The section starting with the question at the 30:00 minute mark, “Do you think it is because of fear and anxiety?” I think hit the mark according to Preposition #5 on page 17 *****(put in your Reference here-not in files you sent me)***and page 43 of Alison Strasser’s article in reference to anxiety.  In asking this type of question to “S” I was trying to get him to use the definition of Existential anxiety to overcome his feelings of “meaninglessness” by inquiring, “What is social acceptance for you, What does it mean to you?” (7:00 minute mark).  My chain of logic would be a direct reference to the “givens of existence” (p.17-***again put in proper citation as It was not included in what you sent me****) as experienced by his feelings of abandonment in relation to his adopted background and his real mother.  Even more important, I was making the integrated connection that received the whole spectrum of his counseling problem by bringing into awareness the fact that reality is gone the moment you think about it.  In other words, Existential therapy relies heavily on realizing that reality never is, but how it only appears to be.  Thus, ‘S’ needs to his present anxiety (which is fueled partially from his past connection to meaninglessness) to overcome his neurotic past of abandonment by focusing on current anxiety as a means to move forward.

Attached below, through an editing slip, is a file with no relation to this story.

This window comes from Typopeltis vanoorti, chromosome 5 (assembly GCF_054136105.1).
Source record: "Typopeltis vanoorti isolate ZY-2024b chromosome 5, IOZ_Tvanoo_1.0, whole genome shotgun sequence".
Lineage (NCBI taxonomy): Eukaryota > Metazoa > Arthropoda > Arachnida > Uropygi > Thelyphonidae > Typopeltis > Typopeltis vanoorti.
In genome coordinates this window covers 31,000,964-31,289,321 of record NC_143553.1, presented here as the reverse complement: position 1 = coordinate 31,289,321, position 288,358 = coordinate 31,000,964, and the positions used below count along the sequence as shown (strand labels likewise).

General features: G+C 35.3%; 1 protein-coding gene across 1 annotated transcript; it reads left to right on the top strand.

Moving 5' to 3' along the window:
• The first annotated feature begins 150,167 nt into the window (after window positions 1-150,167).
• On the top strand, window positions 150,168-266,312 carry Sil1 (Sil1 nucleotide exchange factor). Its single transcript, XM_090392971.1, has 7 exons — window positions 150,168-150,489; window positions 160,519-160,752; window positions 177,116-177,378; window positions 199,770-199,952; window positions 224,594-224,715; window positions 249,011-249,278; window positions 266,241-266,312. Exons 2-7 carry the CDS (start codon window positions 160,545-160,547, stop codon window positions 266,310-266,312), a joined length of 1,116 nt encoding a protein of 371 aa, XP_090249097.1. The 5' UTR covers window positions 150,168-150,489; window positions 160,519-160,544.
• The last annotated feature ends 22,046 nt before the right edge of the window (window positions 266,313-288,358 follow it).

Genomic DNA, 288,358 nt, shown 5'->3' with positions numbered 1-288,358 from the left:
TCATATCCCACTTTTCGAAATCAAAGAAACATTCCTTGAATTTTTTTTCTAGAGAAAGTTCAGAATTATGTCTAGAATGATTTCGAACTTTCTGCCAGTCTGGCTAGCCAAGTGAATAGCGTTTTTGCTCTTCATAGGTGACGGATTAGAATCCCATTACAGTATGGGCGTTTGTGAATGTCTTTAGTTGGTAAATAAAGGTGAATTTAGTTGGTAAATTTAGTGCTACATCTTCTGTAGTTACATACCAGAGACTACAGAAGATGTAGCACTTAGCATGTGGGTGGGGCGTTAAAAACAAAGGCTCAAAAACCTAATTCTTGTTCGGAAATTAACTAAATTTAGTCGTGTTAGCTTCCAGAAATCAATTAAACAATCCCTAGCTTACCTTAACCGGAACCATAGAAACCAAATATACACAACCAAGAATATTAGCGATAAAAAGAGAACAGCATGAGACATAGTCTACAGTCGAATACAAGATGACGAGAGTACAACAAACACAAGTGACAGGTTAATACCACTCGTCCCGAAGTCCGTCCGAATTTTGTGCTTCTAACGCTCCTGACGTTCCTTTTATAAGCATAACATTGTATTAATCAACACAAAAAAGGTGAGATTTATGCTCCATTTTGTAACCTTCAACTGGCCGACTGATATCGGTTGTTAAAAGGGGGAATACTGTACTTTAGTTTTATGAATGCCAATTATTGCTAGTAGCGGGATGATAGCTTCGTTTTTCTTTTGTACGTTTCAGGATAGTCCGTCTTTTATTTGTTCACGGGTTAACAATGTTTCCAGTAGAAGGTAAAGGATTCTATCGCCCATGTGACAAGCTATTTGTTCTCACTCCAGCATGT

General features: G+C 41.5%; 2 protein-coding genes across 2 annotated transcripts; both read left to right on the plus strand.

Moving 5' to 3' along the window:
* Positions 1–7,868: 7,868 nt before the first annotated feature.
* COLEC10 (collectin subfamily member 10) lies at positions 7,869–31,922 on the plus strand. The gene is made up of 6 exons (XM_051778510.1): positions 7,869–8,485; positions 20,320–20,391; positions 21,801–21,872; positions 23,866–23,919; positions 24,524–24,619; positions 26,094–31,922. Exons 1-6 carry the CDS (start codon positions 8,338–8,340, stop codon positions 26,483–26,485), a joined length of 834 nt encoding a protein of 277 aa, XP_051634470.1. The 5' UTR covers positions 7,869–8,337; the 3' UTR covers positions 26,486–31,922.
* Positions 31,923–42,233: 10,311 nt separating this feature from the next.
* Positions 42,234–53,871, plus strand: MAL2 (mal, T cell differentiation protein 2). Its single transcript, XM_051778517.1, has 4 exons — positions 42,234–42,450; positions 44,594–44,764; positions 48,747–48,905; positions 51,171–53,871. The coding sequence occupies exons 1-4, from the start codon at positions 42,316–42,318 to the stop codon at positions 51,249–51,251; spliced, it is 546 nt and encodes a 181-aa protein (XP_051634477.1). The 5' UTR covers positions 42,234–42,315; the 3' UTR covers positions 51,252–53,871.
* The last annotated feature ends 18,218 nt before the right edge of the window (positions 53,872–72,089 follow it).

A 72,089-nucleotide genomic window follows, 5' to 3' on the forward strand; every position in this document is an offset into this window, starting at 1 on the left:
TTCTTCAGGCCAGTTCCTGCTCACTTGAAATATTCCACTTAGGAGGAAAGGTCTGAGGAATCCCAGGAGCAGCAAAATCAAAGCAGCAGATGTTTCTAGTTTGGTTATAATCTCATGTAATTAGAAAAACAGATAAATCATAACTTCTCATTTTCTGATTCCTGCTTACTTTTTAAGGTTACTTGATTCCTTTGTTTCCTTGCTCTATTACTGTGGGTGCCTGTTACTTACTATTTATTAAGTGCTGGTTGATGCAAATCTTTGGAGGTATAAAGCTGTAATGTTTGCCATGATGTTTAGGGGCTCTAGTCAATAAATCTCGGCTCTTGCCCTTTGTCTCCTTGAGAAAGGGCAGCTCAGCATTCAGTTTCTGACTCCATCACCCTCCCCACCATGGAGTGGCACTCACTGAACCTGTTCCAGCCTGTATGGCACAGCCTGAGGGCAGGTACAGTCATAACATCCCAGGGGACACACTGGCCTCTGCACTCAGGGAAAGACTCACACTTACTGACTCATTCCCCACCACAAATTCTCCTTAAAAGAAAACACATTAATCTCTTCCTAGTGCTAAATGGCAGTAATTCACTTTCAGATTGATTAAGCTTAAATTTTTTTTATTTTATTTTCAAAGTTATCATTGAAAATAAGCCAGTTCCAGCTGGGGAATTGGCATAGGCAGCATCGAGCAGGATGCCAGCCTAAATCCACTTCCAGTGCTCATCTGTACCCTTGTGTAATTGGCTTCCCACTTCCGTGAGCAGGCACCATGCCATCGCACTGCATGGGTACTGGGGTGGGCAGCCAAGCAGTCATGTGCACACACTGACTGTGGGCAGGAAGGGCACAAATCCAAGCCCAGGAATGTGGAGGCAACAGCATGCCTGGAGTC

Another good example of my questions began at the 17:00 minute mark of the session.  Here, I tried to get the client to examine the now, or present tense, of his life.  In addition, I tried to get the client thinking about what is important to whom he is in relation to who are around him in his life today.  First I asked, “Can you explain to me what your core belief’s are?”  Second, I wanted to know how he thought his extended family viewed him, and how he thought he fit into his current family so I asked, “Ok, You mentioned before about family being your primary value…..who you are?”  The advantage of gathering this information was to constructively build a framework that would neutralize his neurotic anxiety and bring him to a point of realization in the “now” that anxiety can be controlled and may actually be healthy when distributed properly.  The unspoken message here is to bring out the existence of the therapeutic philosophy that over takes the essence that “S” seems to be surrounded by in his compulsion to find something that is gone forever.  “S” needs to make his current family the more concentrated focus of his attention, rather than looking for something that may never be found.  At the 21:00 and 22:00 minute interval “S” does acknowledged that his current family situation is very important to him.  The end result of this questioning should hopefully help “S” look forward to the future while living in the present and limiting the pasts influence on building neurotic thinking tendencies.